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Meat, dairy, and cancer.
Am J Clin Nutr 2014; 100 Suppl 1:386S-93SAJ

Abstract

In 2007 the World Cancer Research Fund and American Institute for Cancer Research (WCRF/AICR) report judged that the evidence for an association between red and processed meat consumption and colorectal cancer was convincing. In addition, the effect of other animal products on cancer risk has been studied, and the WCRF/AICR report concluded that milk probably decreases the risk of colorectal cancer but diets high in calcium probably increase the risk of prostate cancer, whereas there was limited evidence for an association between milk and bladder cancer and insufficient evidence for other cancers. There are several potential mechanisms relating meat to cancer, including heterocyclic amines, polycyclic aromatic hydrocarbons, N-nitroso compounds, and heme iron. Although the evidence in favor of a link between red and processed meat and colorectal cancer is convincing, the relations with other cancers are unclear. In this review, we summarize cohort studies conducted by the National Cancer Institute on meat and dairy intake in relation to cancer since the 2007 WCRF/AICR report. We also report the findings of meta-analyses published since 2007.

Authors+Show Affiliations

From the Nutritional Epidemiology Branch, Division of Cancer Epidemiology and Genetics, National Cancer Institute, NIH, Department of Health and Human Services, Bethesda, MD.From the Nutritional Epidemiology Branch, Division of Cancer Epidemiology and Genetics, National Cancer Institute, NIH, Department of Health and Human Services, Bethesda, MD.From the Nutritional Epidemiology Branch, Division of Cancer Epidemiology and Genetics, National Cancer Institute, NIH, Department of Health and Human Services, Bethesda, MD.

Pub Type(s)

Journal Article
Research Support, N.I.H., Intramural
Review

Language

eng

PubMed ID

24847855

Citation

Abid, Zaynah, et al. "Meat, Dairy, and Cancer." The American Journal of Clinical Nutrition, vol. 100 Suppl 1, 2014, 386S-93S.
Abid Z, Cross AJ, Sinha R. Meat, dairy, and cancer. Am J Clin Nutr. 2014;100 Suppl 1:386S-93S.
Abid, Z., Cross, A. J., & Sinha, R. (2014). Meat, dairy, and cancer. The American Journal of Clinical Nutrition, 100 Suppl 1, 386S-93S. doi:10.3945/ajcn.113.071597.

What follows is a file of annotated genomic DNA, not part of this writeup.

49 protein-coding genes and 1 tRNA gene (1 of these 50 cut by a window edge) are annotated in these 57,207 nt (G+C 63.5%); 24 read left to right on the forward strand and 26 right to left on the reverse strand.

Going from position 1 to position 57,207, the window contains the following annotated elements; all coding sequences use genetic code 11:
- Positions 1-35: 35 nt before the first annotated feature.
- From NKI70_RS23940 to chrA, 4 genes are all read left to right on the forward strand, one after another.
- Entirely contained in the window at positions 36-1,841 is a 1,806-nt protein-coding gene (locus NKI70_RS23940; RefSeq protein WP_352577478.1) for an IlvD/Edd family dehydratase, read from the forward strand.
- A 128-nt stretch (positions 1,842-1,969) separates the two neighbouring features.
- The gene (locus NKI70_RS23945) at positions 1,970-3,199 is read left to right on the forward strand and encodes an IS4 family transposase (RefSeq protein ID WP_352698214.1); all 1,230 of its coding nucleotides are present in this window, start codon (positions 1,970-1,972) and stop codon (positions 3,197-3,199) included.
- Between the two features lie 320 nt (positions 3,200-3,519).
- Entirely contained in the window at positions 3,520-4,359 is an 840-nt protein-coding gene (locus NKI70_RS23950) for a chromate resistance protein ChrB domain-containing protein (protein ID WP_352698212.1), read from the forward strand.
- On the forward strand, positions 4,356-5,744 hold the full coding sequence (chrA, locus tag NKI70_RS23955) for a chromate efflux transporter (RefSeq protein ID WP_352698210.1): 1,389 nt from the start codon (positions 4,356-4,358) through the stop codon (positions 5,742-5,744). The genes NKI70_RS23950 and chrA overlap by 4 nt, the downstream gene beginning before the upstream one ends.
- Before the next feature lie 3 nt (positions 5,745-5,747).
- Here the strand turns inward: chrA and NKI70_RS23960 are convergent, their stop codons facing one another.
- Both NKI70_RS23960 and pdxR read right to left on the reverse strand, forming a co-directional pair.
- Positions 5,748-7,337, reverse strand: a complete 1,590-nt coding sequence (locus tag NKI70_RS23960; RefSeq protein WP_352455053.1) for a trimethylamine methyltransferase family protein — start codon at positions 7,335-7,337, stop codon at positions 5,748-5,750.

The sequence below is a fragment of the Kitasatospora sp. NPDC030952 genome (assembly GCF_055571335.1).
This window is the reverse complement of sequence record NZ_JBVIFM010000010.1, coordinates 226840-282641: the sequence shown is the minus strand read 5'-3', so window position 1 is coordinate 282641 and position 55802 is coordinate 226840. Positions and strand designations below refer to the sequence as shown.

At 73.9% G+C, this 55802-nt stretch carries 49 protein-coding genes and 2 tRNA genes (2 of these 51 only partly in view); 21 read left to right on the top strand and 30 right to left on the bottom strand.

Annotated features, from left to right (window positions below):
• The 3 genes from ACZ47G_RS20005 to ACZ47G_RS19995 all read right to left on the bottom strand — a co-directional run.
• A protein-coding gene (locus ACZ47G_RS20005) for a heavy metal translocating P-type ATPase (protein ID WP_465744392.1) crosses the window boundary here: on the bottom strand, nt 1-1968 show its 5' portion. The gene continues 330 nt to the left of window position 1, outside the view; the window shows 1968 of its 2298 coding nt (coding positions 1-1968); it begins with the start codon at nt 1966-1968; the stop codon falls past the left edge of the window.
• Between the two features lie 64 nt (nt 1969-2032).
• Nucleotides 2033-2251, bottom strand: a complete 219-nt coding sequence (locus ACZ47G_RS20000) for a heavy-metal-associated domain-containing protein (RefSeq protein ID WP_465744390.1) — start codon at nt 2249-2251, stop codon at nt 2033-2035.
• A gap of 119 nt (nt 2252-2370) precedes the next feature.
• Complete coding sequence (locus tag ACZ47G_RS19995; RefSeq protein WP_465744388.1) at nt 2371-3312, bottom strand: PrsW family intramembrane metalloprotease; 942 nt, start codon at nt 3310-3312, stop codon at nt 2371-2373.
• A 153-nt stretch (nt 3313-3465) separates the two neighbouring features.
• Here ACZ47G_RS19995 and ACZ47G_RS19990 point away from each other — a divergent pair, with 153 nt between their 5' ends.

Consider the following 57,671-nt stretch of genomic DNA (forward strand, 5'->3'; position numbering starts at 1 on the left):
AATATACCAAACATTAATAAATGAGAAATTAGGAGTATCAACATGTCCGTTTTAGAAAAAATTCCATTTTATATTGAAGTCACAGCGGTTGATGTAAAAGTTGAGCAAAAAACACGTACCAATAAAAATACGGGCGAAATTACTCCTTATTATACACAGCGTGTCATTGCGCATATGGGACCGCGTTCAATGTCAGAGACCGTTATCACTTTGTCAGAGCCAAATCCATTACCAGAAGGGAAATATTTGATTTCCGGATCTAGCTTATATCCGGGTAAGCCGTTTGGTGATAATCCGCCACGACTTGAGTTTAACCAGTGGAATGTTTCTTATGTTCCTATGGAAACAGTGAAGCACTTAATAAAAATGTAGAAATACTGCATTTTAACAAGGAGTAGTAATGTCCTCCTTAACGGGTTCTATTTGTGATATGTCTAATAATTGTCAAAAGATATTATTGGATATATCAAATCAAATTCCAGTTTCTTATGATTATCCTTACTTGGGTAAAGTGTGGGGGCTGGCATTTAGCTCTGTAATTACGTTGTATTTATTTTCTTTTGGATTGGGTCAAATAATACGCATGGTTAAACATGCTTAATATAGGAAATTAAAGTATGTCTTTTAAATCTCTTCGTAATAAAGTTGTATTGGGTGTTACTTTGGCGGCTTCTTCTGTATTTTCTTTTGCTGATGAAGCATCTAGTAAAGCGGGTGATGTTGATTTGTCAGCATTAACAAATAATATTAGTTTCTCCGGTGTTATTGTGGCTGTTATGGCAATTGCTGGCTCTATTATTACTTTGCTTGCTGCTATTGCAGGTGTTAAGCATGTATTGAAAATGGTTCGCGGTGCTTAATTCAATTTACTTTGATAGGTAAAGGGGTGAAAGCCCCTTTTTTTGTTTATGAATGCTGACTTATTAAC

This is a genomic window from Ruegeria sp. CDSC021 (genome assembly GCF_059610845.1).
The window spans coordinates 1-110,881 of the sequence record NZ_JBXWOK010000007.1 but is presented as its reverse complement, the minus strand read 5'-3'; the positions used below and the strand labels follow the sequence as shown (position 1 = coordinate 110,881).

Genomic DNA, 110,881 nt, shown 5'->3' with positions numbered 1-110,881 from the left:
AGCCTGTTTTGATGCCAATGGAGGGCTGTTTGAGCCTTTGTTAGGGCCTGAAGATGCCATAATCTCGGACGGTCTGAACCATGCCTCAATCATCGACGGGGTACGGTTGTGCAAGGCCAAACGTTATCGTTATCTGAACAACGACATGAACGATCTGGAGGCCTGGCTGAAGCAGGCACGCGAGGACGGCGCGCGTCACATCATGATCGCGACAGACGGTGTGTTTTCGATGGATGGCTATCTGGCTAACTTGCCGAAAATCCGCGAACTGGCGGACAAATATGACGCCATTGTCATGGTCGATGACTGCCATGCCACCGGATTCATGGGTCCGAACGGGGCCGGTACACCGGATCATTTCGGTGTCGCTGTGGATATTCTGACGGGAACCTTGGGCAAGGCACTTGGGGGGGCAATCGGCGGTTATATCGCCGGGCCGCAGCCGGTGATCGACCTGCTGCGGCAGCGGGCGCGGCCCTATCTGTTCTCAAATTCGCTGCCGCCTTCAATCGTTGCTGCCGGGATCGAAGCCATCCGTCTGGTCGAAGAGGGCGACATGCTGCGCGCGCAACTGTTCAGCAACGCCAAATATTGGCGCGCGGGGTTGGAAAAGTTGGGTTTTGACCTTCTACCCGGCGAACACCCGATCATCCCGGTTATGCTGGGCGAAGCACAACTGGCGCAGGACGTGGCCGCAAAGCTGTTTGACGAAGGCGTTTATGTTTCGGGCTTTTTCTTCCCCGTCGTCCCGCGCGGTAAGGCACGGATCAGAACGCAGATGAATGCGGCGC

Abid Z, Cross AJ, Sinha R. Meat, Dairy, and Cancer. Am J Clin Nutr. 2014;100 Suppl 1:386S-93S. PubMed PMID: 24847855.
* Article titles in AMA citation format should be in sentence-case
TY - JOUR T1 - Meat, dairy, and cancer. AU - Abid,Zaynah, AU - Cross,Amanda J, AU - Sinha,Rashmi, Y1 - 2014/05/21/ PY - 2014/5/23/entrez PY - 2014/5/23/pubmed PY - 2015/5/2/medline SP - 386S EP - 93S JF - The American journal of clinical nutrition JO - Am. J. Clin. Nutr. VL - 100 Suppl 1 N2 - In 2007 the World Cancer Research Fund and American Institute for Cancer Research (WCRF/AICR) report judged that the evidence for an association between red and processed meat consumption and colorectal cancer was convincing. In addition, the effect of other animal products on cancer risk has been studied, and the WCRF/AICR report concluded that milk probably decreases the risk of colorectal cancer but diets high in calcium probably increase the risk of prostate cancer, whereas there was limited evidence for an association between milk and bladder cancer and insufficient evidence for other cancers. There are several potential mechanisms relating meat to cancer, including heterocyclic amines, polycyclic aromatic hydrocarbons, N-nitroso compounds, and heme iron. Although the evidence in favor of a link between red and processed meat and colorectal cancer is convincing, the relations with other cancers are unclear. In this review, we summarize cohort studies conducted by the National Cancer Institute on meat and dairy intake in relation to cancer since the 2007 WCRF/AICR report. We also report the findings of meta-analyses published since 2007. SN - 1938-3207 UR - https://www.unboundmedicine.com/medline/citation/24847855/full_citation L2 - https://academic.oup.com/ajcn/article-lookup/doi/10.3945/ajcn.113.071597 DB - PRIME DP - Unbound Medicine ER -